Is Turkey seeking offensive weapons?

It relies on the nuclear and conventional deterrence provided by the US and NATO. It pursues a policy of not acquiring nuclear arms but seeks to build its own nuclear energy plants.

Having no policy of acquiring nuclear, biological or chemical (NBC) weapons, Turkey seeks a nuclear-free zone in the Middle East that it borders.

Yet there are increasing signs that Turkey is moving toward acquiring offensive weapons too. Such a shift in policy can be traced to remarks made recently by top Turkish officials about the country’s now-canceled, long-stalled and controversial long-range missile project.

Turkey canceled its $4 billion tender for long-range surface-to-air missile (SAM) system, code-named T-Loramids, in mid-November, for which China Precision Machinery Import and Export Corp (CPMIEC) had been selected in 2013 as the preferred provider. Turkey chose CPMIEC, offering the HQ-9 system, as the preferred candidate for the deal in September 2013, although talks continued with second-place French-Italian partnership Eurosam, offering the SAMP/T system, and also with the third-place contender, a Raytheon-Lockheed Martin partnership, offering the Patriot system. CPMIEC’s selection drew considerable criticism from the US as well as from other NATO allies over the interoperability and security issues of operating a Chinese system.

The canceled missile contract was intended to deter ballistic missiles. But well informed Turkish sources suggested to me that recent remarks made by President Recep Tayyip Erdogan in an interview on Nov. 18 with the ATV TV station implied the possible adoption of a strategy of local acquisition of long-range SAMs to develop ballistic missiles with offensive capabilities. Ankara said Turkey will go ahead with the development of long-range missiles locally with foreign assistance, having canceled the T-Loramids tender.

Highlighting that the canceled T-Loramids project was a missile defense project, Erdogan said, “What is important is whether we [Turkey] will engage in defense or offense in the long term. We want [these missiles] to be developed locally but to also have an offensive nature. With the cancelation of the missile tender we took this step. We are currently developing missiles, but we are not at the level we want them to be concerning their range,” he told ATV.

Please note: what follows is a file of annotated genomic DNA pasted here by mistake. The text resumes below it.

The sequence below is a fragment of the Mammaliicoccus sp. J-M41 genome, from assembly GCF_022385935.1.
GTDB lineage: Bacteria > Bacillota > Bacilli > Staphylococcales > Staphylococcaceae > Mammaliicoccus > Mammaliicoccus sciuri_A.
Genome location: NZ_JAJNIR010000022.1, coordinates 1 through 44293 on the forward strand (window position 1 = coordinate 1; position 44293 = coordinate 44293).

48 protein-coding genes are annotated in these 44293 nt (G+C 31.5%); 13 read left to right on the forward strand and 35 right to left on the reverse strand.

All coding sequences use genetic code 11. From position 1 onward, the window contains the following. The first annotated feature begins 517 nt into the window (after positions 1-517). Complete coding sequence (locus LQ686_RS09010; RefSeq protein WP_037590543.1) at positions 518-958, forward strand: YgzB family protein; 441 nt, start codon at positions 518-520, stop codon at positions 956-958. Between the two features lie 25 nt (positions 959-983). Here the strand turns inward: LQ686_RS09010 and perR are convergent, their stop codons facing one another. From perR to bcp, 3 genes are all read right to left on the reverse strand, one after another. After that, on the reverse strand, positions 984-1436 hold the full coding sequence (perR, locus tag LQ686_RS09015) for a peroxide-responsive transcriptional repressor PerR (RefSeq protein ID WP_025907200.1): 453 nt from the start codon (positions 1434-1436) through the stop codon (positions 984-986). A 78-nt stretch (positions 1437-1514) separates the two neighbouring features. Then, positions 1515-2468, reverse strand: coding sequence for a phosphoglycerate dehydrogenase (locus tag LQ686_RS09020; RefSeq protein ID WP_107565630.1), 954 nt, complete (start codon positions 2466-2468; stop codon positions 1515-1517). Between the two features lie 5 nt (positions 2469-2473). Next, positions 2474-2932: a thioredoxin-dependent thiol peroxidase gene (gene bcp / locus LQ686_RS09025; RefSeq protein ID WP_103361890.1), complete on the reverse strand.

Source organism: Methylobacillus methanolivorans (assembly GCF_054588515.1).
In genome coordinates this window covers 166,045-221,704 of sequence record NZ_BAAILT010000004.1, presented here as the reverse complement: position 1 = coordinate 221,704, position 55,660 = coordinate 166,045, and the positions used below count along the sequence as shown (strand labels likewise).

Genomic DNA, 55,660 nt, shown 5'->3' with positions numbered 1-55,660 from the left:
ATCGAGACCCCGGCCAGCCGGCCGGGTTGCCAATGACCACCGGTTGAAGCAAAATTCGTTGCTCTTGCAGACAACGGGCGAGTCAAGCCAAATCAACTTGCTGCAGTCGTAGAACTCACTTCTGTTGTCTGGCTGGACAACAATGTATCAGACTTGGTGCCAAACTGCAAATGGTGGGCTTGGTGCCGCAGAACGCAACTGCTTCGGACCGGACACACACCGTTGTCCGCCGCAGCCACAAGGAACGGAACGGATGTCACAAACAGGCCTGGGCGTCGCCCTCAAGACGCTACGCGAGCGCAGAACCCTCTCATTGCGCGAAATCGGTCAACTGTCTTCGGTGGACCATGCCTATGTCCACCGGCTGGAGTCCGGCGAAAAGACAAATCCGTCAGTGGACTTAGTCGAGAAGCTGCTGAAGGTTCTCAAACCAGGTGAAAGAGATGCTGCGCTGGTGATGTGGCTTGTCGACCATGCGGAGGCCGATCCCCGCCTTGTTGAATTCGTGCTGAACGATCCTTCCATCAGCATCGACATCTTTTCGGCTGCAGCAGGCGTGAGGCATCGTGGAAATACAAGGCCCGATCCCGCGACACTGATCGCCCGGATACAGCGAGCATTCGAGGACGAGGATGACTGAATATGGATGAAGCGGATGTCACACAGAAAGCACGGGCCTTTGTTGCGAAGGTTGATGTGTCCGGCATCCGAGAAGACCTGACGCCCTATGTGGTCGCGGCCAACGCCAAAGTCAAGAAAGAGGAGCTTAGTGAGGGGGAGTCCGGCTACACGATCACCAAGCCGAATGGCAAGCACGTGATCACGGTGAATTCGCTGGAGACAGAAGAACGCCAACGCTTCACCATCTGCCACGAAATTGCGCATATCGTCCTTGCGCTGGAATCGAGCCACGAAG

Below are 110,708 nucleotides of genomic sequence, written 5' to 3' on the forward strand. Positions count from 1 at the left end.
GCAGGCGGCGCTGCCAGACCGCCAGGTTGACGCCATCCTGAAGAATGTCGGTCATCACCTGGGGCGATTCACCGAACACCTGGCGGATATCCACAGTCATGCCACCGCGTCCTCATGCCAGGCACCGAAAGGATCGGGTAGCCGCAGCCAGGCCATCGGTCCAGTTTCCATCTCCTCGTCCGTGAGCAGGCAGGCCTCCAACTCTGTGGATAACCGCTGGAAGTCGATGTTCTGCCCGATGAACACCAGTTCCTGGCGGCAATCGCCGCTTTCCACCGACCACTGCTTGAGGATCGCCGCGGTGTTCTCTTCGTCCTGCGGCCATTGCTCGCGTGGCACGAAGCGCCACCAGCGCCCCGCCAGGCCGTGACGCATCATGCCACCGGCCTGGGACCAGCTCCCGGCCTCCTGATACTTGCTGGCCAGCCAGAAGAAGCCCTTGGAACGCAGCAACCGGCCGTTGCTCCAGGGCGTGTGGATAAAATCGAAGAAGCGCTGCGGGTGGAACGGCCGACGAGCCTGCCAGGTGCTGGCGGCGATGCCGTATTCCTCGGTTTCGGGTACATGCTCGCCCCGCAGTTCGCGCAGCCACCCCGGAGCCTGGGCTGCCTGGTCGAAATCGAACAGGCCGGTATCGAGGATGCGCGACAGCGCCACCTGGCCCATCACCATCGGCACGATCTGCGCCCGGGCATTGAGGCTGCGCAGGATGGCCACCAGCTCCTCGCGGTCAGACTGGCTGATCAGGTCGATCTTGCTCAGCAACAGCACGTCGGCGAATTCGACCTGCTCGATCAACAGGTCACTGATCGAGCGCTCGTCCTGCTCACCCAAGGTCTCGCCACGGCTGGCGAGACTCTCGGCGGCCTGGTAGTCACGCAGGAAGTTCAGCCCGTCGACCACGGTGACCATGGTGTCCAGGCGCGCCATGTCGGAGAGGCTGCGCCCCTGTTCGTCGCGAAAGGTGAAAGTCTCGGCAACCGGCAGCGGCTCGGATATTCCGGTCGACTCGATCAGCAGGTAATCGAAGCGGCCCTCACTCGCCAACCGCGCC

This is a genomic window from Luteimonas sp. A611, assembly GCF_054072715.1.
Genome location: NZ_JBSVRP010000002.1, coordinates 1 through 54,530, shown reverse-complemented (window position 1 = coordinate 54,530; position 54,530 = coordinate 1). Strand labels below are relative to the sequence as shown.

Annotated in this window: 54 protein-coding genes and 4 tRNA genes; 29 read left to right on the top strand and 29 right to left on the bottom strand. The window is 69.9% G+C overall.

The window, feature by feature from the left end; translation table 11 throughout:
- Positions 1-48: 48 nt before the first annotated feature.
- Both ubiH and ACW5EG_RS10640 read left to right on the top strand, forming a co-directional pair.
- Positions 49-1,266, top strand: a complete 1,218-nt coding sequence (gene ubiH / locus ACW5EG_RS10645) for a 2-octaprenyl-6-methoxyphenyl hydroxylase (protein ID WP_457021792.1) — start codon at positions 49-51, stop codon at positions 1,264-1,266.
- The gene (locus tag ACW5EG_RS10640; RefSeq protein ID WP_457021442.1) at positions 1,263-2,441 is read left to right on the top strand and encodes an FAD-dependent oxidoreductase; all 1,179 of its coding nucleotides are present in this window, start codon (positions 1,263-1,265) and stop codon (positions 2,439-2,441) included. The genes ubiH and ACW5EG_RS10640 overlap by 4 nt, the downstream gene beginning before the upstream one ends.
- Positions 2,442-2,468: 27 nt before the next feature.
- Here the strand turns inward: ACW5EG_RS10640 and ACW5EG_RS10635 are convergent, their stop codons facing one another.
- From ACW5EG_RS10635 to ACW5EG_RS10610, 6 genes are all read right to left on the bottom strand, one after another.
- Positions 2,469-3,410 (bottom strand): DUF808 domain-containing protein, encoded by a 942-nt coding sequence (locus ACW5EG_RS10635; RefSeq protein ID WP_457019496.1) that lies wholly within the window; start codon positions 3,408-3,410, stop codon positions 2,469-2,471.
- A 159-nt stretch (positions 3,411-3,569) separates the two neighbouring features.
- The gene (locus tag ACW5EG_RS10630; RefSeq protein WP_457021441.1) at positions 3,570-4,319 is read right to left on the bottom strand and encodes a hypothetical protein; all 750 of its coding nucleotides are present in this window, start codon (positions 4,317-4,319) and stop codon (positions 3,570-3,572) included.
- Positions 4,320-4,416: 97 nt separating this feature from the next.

Turkey has missiles believed to have a range of up to 150 kilometers.

In fact, back in 2011, in his capacity as prime minister, Erdogan set a target of acquiring missiles with ranges between 2,500 and 3,000 kilometers.

“Our next door neighbor, Iran, has missiles with a range of 2,500 kilometers. The longest range of our missiles is 150 kilometers. This should not be the case; we have to extend the range of our missiles,” Erdogan said during a meeting of the Turkish Scientific and Technical Research Board (TUBİTAK).

“Iran developed its long-range missiles locally. It has been developing them independently of Europe. They have been producing these missiles despite the fact that they face an embargo. We can also do that [produce long-range missiles locally]. I want you [TUBİTAK] to produce long-range missiles,” he went on to say during the same TUBİTAK meeting in December 2011.

Similarly, İsmail Demir, undersecretary of the Undersecretariat for the Defense Industry (SSM), the country’s government-owned arms procurement agency, speaking late in October at a panel organized by the Foundation for Political, Economic and Social Research (SETA) in Ankara, said, “We want Turkish companies to obtain maximum technical competency [in building long-range missiles] while also working with foreign partners.” He added that the long-range missile system needed to provide “defense against missiles with a range of up to 3,000 kilometers, including ballistic missiles.”

Turkey received 120 Block 1 Army Tactical Missile System (ATACMS) missiles, a semi-guided missile system, from the US in December 1995. The ATACMS have a range of 30-165 kilometers, thus falling below the 300 kilometer threshold of the Missile Technology Control Regime (MTCR) to which Turkey belongs.

A tactical ballistic missile, meanwhile, is being developed in Turkey, with the lead role in the project taken by the Turkish missile company Roketsan. China lent assistance to the missile project, dubbed “Project J.” These missiles are believed to have a range within the limits set forth by the MTCR.

Now we understand from Erdogan’s recent remarks that Turkey might have actually been working on developing longer-range missiles with offensive capabilities too, i.e., ballistic missiles.

Any possible change in Turkey’s defensive stance toward a more offensive one will be quite interesting to watch.